From today's Wisconsin State Journal:
The board, which polices Wisconsin political campaigns, is stacked with partisan members loyal to the governor, legislative leaders and party bosses who appoint them.
The board voted 5-2 against Green on Wednesday, likely costing his campaign hundreds of thousands of dollars in political donations.
All of the Democrats on the board predictably voted against Green. Two of the Republicans, as expected, voted for Green, and one abstained.
It didn't have to be this way.
The GOP-run state Senate overwhelmingly approved SB 1 last year. Authored by Sen. Mike Ellis, R-Neenah, the bill would have created a Government Ac countability Board with members who could not be political hacks. Law school deans or judges -- rather than politicians -- would have nominate fair-minded people to the board.
Mark Green expressed support for Ellis' bill. So did incumbent Democratic Gov. Jim Doyle.
The only people who didn't want to improve the Elections Board were the ever-so-partisan leaders of the state Assembly -- Speaker John Gard, R-Peshtigo, who is now running for Congress, and his sidekick Mike Huebsch, R-West Salem.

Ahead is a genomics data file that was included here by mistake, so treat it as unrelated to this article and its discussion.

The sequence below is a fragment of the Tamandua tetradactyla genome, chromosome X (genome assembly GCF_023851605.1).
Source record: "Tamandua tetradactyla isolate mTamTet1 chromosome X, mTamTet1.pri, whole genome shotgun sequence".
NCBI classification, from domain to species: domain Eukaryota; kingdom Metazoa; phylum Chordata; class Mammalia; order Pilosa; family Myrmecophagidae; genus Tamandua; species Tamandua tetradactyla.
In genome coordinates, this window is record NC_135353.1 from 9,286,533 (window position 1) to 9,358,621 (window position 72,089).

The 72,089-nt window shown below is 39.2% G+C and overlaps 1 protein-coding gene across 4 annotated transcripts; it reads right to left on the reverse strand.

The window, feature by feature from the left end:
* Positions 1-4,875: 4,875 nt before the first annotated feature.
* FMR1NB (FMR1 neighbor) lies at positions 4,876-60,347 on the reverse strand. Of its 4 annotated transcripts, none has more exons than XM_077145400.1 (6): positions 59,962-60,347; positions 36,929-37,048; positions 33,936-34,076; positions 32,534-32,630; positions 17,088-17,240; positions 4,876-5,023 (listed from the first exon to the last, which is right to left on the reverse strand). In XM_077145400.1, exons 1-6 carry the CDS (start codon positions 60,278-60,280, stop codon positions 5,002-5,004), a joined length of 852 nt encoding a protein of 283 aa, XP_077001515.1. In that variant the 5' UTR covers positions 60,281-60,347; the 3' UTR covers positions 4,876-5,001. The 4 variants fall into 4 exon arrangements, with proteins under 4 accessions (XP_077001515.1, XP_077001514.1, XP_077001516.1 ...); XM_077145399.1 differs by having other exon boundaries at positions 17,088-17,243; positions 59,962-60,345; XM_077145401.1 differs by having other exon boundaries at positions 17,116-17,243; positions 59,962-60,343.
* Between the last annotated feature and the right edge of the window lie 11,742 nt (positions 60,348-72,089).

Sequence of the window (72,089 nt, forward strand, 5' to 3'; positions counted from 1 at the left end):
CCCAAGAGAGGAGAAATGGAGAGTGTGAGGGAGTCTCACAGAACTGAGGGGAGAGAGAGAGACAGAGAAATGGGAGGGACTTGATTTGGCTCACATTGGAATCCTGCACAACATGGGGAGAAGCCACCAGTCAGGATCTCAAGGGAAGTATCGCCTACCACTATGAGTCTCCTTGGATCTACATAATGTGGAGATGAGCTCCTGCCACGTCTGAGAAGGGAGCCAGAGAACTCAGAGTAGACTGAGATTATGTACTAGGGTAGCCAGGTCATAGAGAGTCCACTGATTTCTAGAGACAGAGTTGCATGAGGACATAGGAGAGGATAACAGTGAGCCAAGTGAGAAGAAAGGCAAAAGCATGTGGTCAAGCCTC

Spouting lame excuses, these guys killed SB 1 despite broad, bipartisan support. And that left the Elections Board as partisan as ever.
The Elections Board on Wednesday ruled that Green, who is leaving Congress to run for governor, was wrong to transfer a bunch of campaign money from his congressional account to his state account.
There's some logic to the board's decision. Some donors who gave to Green's congressional campaign might not have been allowed to give to his state campaign.
Yet just four years ago, the Elections Board allowed Tom Barrett, then a Democratic congressman and candidate for governor, to transfer money just as Green has done.
Part of the controversy revolves around a rule change in 2005 and whether it was in effect.
Regardless, the Elections Board vote is suspect and certainly political. At the same time, the solution is simple -- adopt SB 1 so the public can be sure state election rules are administered fairly.
The lesson is one all politicians should have learned by now: Sometimes, when you do everything you can to preserve an advantage and screw over the other guy, you become the screwee, not the screwer.